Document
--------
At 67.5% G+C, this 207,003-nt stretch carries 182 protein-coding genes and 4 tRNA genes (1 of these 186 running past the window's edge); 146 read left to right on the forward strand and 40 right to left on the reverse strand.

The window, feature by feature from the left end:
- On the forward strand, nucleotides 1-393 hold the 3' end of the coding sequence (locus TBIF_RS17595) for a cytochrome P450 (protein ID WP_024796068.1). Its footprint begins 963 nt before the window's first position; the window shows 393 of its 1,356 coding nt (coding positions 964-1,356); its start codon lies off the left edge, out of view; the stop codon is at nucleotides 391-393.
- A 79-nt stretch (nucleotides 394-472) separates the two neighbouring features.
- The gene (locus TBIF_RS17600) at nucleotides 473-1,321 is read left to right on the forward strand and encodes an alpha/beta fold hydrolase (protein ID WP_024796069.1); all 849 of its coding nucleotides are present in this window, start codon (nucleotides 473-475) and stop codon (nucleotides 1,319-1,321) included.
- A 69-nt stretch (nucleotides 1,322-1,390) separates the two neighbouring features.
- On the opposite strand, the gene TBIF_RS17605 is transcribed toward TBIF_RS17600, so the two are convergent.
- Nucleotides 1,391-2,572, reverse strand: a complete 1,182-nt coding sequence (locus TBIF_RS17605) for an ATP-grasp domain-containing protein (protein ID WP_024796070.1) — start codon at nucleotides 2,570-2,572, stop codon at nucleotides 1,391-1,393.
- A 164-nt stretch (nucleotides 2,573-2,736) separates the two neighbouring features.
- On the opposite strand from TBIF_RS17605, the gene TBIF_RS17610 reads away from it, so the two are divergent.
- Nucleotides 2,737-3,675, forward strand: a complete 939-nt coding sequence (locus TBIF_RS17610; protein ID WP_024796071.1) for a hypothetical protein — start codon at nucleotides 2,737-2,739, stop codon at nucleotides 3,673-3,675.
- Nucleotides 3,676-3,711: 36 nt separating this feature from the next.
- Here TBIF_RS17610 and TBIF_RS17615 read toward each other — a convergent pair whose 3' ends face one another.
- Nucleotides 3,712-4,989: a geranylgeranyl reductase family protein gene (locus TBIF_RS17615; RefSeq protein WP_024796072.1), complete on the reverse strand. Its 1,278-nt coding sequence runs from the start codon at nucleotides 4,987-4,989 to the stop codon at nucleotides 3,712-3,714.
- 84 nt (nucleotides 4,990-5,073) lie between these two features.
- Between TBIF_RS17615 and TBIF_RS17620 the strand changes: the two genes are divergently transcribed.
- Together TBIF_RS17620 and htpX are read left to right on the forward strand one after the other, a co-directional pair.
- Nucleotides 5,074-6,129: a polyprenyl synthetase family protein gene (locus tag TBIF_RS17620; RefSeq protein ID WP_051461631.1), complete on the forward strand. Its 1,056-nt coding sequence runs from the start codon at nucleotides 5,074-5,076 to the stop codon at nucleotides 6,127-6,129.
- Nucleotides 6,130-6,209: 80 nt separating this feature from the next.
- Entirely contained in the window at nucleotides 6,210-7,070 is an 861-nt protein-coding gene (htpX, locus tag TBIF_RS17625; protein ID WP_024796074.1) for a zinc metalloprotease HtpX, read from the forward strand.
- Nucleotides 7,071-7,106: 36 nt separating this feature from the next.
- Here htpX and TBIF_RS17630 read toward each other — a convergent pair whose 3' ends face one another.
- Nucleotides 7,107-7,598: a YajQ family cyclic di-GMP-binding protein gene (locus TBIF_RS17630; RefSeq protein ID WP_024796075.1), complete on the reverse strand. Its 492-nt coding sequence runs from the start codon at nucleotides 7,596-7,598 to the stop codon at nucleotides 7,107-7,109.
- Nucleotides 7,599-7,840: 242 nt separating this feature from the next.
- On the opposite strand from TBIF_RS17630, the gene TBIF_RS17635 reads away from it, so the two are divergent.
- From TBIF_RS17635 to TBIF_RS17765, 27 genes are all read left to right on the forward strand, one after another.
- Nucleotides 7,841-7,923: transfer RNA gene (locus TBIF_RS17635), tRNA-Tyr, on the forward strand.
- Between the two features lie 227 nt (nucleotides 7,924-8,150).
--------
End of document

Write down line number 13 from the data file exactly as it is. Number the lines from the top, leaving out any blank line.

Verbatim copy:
- Here TBIF_RS17610 and TBIF_RS17615 read toward each other — a convergent pair whose 3' ends face one another.